California Forever Submits Text of Ballot Measure to Solano County
California Forever, the development group funded by tech billionaires with plans to build a new city in Solano County, submitted a ballot initiative seeking an exemption from the county's Orderly Growth ordinance, which restricts development in the largely rural county. The plan includes the construction tens of thousands of "middle-class" homes, parks, bike lanes and a solar farm. The project, aimed at being walkable, integrated and eco-friendly, faces skepticism due to its secretive origins and the need for approval from Solano County voters. The proposed city, located north of Rio Vista, could eventually house 400,000 residents, with initial development targeting 50,000 residents by 2026. The ballot initiative promises legally binding guarantees on jobs, down payment assistance and funding for mixed-use projects. However, opposition comes from ranchers, environmentalists and locals concerned about its impact on agriculture, real estate prices and existing infrastructure. The initiative includes a number of commitments, such as funding highway improvements and increasing the buffer zone around Travis Air Force Base. If approved, the measure would appear on the November ballot. (See related CP&DR coverage.)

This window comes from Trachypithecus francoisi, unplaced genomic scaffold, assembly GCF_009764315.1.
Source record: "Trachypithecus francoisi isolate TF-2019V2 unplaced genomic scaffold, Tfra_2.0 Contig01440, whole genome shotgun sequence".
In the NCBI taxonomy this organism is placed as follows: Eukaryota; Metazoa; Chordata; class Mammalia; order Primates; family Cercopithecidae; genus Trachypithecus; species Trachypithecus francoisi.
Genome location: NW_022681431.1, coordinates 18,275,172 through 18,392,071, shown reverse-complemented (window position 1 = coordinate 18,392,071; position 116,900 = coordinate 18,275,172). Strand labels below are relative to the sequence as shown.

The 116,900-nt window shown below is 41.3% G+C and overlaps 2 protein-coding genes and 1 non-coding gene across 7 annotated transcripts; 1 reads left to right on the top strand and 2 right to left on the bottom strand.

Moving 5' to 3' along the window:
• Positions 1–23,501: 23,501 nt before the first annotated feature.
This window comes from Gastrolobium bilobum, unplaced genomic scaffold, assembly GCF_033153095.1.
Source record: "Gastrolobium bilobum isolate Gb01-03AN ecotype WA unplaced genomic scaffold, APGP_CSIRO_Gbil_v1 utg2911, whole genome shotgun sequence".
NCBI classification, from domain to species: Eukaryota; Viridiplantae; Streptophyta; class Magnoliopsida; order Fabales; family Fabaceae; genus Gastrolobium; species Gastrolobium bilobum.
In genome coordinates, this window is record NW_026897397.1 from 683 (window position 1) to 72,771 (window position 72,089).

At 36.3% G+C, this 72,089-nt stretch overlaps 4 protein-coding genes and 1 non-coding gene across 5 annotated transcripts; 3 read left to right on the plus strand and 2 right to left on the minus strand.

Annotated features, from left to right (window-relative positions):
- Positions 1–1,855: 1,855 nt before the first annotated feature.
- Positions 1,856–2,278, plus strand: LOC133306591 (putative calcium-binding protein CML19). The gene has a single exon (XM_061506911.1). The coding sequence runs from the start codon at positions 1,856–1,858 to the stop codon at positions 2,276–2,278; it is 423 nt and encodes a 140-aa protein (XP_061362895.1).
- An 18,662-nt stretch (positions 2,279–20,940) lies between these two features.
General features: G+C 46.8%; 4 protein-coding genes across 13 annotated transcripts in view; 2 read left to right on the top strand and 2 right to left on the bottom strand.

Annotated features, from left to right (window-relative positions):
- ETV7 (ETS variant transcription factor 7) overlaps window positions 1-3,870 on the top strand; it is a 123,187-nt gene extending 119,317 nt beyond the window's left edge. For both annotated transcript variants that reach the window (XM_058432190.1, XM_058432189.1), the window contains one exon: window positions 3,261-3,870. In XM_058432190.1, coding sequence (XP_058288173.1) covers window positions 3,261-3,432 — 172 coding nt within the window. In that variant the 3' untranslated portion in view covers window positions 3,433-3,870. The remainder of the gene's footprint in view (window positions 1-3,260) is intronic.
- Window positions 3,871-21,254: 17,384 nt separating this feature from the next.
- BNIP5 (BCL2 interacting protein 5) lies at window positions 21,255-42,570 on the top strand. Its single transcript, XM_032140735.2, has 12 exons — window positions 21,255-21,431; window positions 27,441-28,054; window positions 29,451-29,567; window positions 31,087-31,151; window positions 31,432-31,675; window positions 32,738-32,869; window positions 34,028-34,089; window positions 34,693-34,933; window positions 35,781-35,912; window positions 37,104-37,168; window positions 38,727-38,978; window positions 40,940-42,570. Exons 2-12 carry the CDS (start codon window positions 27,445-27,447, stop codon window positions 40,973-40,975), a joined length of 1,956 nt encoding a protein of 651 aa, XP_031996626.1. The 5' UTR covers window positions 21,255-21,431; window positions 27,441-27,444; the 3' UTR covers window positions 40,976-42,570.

Judges Allow Housing Lawsuit Against Huntington Beach to Proceed
The state's lawsuit against Huntington Beach, California, accusing the city of violating state laws to address the housing crisis, is back on track after being temporarily halted in November. A three-judge panel at California's 4th Circuit Court of Appeal ruled that Huntington Beach's status as a charter city does not prevent the state from seeking an expedited hearing on its lawsuit. The lawsuit, led by Attorney General Rob Bonta and Governor Gavin Newsom, alleges that the city violated state law by rejecting a plan to provide enough housing for expected population growth. The decision allows the case to continue expedited proceedings, unless the city persuades the courts to halt the lawsuit for other reasons. The lawsuit targets Huntington Beach's refusal to comply with state laws addressing the housing crisis, and the city previously sought protection in federal court, claiming violations of its constitutional rights. (See related CP&DR coverage.)
Cupertino Reaches Settlement with Housing Advocates over Noncompliant Housing Element